Fantastic Catharsis and Where to Find It

Laurie Beckoff | March 27, 2018


Fantasy, science fiction, and other speculative genres are often pejoratively labelled ‘escapist’, accused of being too distant from real-world issues and allowing audiences to dissociate from reality to indulge in daydreams. They let us forget about the problems plaguing our society so that we can enjoy an action-packed adventure or a whimsical jaunt through a magical land.

Such an argument assumes a certain degree of privilege among audiences, sheltered from the harshness of the real world about which books and films should educate them. However, every reader faces challenges, whether internal or external, and can benefit from an escape. This escape does not necessarily present itself in the form of a mindless story unconcerned with difficult issues, but perhaps as a story that tackles such issues from an unfamiliar angle so that they are easier to engage with for those whose experiences could make them sensitive to certain themes.

Fantasy can spare audiences the pain of revisiting their own trauma while still discussing important and relatable topics. Someone who has lost a loved one to cancer may struggle to work their way through a story focused on a character confronting the illness. For a survivor of sexual assault, a story that involves rape can be immensely triggering. When someone’s life is already inundated with a particular form of trauma — from disease, bereavement, addiction, abuse, poverty, or violence, for example — a work that deals with the same issue directly may hit too close to home and make it difficult for them to engage with the work. While some readers or viewers find comfort in a story that touches upon their personal experience, others may withdraw when faced with a narrative that is very similar to their own life. If we need to close our eyes or skip to the next page, our engagement has decreased.

Allegory can help audiences engage with the emotions they are experiencing, such as grief, betrayal, or fear, by presenting those ideas in an alternative context and allowing audiences to escape from their personal situations. The Dementors of Harry Potter are symbolic of J.K. Rowling’s own struggle with depression and give readers a physical manifestation of inner darkness without openly discussing potentially sensitive details like self-harm or suicidal ideation. Harry’s loss of his parents, mentors, and friends can be cathartic for anyone coping with the death of someone close to them, but the magical causes of death are far enough removed from realistic circumstances that they don’t mirror any reader’s experience.

When serious issues are present in literal forms, the depictions run the risk of being excessive. There is a fine line to be drawn between catharsis and gratuity or voyeurism. At what point do we become desensitised to images of suffering if they appear so frequently and in such graphic detail in our media? When do such images become entertainment in and of themselves? In claiming to present a brutally honest portrayal of reality, media of all genres can make suffering into a spectacle rather than a source of identification, empathy, or education. If we revel in the blood and guts of Game of Thrones rather than reflect on how horrific life must have been for people in the Middle Ages, is the supposed realism in a work of fantasy really doing its job effectively? Embracing escapism can sometimes be more productive.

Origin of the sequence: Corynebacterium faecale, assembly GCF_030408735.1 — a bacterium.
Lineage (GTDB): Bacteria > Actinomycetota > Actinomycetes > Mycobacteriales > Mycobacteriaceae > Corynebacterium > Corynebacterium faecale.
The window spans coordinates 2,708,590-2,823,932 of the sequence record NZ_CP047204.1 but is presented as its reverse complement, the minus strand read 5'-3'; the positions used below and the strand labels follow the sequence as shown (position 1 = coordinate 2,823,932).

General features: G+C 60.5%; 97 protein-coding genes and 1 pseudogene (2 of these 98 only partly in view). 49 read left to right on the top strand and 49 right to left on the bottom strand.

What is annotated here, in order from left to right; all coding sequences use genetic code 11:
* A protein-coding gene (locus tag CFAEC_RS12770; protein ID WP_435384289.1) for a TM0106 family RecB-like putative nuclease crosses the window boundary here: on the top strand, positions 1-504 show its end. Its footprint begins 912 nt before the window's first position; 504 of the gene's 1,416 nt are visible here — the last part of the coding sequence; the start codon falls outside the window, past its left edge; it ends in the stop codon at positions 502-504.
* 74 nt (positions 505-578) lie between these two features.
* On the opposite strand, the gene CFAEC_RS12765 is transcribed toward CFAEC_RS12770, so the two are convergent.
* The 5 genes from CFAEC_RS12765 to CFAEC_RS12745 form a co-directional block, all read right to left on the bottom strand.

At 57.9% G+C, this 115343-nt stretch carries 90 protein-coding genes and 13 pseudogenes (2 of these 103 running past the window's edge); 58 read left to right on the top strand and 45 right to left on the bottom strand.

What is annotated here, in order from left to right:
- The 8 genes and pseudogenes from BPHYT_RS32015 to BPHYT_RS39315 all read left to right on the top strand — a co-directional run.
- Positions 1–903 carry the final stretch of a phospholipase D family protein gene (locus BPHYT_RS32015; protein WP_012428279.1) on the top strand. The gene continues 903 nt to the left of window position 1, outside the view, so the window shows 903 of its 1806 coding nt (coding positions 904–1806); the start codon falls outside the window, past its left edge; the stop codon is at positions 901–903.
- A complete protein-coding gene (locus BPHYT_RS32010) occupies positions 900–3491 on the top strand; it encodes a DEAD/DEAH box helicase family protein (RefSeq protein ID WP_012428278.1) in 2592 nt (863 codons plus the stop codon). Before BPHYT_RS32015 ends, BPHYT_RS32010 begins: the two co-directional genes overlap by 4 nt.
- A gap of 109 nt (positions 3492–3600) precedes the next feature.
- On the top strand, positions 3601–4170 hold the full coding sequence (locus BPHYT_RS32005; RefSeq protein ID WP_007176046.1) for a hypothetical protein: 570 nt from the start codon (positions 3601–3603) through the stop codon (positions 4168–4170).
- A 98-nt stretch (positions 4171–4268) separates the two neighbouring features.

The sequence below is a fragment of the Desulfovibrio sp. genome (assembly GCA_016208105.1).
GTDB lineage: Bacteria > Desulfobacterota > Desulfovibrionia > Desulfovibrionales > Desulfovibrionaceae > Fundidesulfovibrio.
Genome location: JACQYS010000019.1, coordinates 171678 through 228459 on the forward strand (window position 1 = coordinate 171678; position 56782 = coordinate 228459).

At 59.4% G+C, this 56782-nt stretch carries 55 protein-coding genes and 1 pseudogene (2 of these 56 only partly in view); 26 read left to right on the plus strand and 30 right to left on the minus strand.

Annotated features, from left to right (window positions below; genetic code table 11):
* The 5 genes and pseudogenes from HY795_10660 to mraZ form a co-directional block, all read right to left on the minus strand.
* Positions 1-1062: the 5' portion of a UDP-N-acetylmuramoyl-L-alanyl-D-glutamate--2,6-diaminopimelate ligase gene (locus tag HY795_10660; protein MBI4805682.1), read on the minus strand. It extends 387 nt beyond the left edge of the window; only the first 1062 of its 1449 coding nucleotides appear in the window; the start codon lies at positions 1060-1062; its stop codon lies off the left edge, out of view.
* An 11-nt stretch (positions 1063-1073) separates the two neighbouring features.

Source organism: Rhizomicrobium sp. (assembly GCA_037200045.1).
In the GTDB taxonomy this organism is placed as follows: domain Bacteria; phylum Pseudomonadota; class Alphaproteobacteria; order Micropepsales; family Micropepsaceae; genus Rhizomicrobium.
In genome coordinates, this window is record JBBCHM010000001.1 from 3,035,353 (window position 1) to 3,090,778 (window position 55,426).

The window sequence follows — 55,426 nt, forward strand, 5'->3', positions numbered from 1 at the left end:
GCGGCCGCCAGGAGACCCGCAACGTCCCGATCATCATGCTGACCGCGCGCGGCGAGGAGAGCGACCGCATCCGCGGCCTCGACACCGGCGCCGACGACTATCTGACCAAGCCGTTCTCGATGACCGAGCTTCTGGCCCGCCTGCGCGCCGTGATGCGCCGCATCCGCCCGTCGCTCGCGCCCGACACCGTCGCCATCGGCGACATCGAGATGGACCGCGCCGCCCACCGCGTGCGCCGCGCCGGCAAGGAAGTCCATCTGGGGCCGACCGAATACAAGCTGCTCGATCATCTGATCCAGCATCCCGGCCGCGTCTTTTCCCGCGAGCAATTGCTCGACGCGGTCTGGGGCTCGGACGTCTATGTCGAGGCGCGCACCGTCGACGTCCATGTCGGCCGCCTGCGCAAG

Fantasy is inherently escapist to a certain extent, but escapism does not necessarily have to be negative. After receiving criticism for his comments on the dumbing down of science fiction and fantasy, Simon Pegg clarified his views by discussing the great potential for these genres to engage with real-life issues that studios often fail to realise when they focus on spectacle over substance. Genres that build new worlds and ask audiences to imagine the hypothetical and unexplainable are well situated to serve as vehicles of social commentary and individual growth. The suspension of disbelief required by fantasy liberates the work from the rules of nature and society, allowing audiences to engage with allegory without bias and with serious subject matter without further trauma. Fiction, especially fantasy, offers a blank canvas for thought-provoking and cathartic stories. Whether the story is about wizards, aliens, or robots, set in the past, the future, or an alternate dimension, fantasy has the unique opportunity to provide just enough of an escape while still maintaining echoes of and parallels with our world, giving us the chance to learn, think, feel, connect, and grow without hindrance.

About Laurie

Laurie Beckoff is pursuing the MSc in Medieval Literatures and Cultures at the University of Edinburgh. Originally from New York, she received her BA in English from the University of Chicago. Her research interests focus on medieval magic and medievalism in modern fantasy literature, particularly Arthurian influence in Harry Potter.



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